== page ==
If your EBITDA lags behind the typical agency, you are clearly making less money than you should. Since agency value is primarily determined as a multiple of EBITDA, agency value is also affected.

"The two things that you seek to derive as benefits from owning and operating an insurance agency - profits and value - are both impacted if EBITDA is low or high."


If EBITDA is low, the first place to look for solutions is on the expense side of your profit and loss statement. Outside of payroll, which typically runs as much as 50% of an agency's overall expenses, it becomes difficult to move the needle from a cost perspective, but you should consider that even small tweaks can add up to significant amounts of money over time. Take a very hard look at all items of expense in real-time: can you save money in the claims process, for example? Can any subscriptions or luxuries be cancelled or reduced? 

Obviously, payroll is the biggest needle that you can move on the expense side of the ledger, and we've already discussed that.


After looking at expenses, turn your attention to income. The first question to ask yourself is:

How much can you grow your revenue without growing your expenses? 

If potential revenue growth, without expense increases, is significant, then holding the line on expenses over a couple of years will solve your problem. If it doesn't, you may need to think about becoming more aggressive on marketing and sales in order to bring EBITDA into balance, making efforts to cross-sell to your existing customers (life insurance is great for account rounding), and using social media to prospect and get more potential customers to visit your site.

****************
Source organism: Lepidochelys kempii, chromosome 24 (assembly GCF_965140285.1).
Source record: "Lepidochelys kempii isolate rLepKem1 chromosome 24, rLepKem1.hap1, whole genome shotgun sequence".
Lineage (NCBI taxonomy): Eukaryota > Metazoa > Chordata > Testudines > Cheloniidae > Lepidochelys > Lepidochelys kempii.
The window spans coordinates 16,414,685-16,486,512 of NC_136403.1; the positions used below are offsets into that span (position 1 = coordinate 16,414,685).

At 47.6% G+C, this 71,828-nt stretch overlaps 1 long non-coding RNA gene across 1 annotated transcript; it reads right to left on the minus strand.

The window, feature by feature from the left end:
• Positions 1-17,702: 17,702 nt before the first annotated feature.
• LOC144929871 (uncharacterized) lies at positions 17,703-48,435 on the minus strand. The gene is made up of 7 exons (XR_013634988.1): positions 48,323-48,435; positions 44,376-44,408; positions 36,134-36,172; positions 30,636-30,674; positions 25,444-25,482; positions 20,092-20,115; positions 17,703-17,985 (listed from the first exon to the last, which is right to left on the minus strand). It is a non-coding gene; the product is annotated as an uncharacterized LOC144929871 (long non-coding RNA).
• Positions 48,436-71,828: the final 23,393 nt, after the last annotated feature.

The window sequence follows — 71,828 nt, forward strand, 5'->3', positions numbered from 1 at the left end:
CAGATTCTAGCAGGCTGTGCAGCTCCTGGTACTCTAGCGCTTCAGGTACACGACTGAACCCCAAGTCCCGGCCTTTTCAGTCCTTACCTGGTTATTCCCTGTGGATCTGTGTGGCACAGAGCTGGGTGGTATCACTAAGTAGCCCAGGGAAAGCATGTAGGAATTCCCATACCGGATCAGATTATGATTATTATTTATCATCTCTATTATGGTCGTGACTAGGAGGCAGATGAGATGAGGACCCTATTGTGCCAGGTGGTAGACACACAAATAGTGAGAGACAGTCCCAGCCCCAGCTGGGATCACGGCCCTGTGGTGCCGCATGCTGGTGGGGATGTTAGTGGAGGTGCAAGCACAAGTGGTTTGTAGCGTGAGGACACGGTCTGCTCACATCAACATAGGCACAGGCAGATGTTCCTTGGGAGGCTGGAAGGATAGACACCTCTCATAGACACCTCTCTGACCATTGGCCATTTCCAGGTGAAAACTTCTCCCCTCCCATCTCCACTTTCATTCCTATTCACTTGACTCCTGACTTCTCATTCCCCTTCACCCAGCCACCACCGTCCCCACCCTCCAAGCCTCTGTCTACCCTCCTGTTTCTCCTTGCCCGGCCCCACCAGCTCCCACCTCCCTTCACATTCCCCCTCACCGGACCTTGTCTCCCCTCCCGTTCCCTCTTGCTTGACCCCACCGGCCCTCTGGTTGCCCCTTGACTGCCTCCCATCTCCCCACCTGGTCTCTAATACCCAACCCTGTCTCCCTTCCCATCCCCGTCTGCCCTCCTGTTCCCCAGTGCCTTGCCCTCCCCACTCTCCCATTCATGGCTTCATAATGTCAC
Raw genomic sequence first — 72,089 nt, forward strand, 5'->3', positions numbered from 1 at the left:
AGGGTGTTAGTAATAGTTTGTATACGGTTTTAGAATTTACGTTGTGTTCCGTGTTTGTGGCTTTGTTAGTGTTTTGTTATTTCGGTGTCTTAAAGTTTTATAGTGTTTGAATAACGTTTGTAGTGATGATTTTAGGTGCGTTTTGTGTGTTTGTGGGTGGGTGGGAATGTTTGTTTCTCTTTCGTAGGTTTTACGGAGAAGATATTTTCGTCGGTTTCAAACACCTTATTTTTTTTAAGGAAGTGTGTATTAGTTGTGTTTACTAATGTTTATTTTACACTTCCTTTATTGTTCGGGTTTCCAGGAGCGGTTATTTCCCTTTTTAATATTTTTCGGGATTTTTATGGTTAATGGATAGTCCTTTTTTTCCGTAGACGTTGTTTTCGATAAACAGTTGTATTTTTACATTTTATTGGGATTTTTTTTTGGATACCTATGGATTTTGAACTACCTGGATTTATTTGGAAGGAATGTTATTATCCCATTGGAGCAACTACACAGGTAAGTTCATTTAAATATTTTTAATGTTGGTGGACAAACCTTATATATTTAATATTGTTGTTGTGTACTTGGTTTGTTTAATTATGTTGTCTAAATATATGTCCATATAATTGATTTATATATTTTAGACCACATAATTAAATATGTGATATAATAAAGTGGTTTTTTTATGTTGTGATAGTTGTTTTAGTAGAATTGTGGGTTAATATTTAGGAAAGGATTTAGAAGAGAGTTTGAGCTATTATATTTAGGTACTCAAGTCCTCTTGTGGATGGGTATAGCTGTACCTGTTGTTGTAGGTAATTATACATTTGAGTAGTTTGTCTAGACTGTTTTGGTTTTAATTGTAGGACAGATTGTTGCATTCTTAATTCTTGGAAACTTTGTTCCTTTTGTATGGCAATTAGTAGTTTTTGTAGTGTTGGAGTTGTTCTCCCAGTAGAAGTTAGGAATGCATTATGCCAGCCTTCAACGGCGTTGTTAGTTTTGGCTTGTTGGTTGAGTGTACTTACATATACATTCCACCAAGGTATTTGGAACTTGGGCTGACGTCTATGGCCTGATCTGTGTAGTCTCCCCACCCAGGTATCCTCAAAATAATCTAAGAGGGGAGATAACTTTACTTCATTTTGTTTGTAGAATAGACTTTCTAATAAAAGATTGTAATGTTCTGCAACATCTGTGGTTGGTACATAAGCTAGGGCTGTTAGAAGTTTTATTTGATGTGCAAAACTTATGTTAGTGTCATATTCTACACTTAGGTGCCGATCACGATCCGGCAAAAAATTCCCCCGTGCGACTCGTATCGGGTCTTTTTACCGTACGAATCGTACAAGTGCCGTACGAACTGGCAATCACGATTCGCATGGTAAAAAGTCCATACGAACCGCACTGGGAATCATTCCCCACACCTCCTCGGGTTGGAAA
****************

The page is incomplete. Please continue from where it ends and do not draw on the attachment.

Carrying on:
Owner’s Compensation

Another frequently overlooked area for improving EBITDA is the owner’s compensation. Agency owners are typically compensated through commissions on their book of business.

Many agency owners pay themselves a higher than industry average commission rate, primarily to manage cash flow. They find it's simply easier to take money out of the business in commissions on a monthly basis than it is to take distributions or profits. While this is convenient, it has a very negative impact on EBITDA, obviously.

I recently had a friend who sold his agency at one of the highest multiples of EBITDA ever received by anyone in the industry. What really drove the sale value up was that owners paid themselves a salary and did not take commission, which meant that the EBITDA itself was much higher than average. The difference between their EBITDA percentage in the typical EBITDA percentage was a factor that drove the higher multiple.

So, as you can see, both the percentage and the raw number have a compounding effect on each other.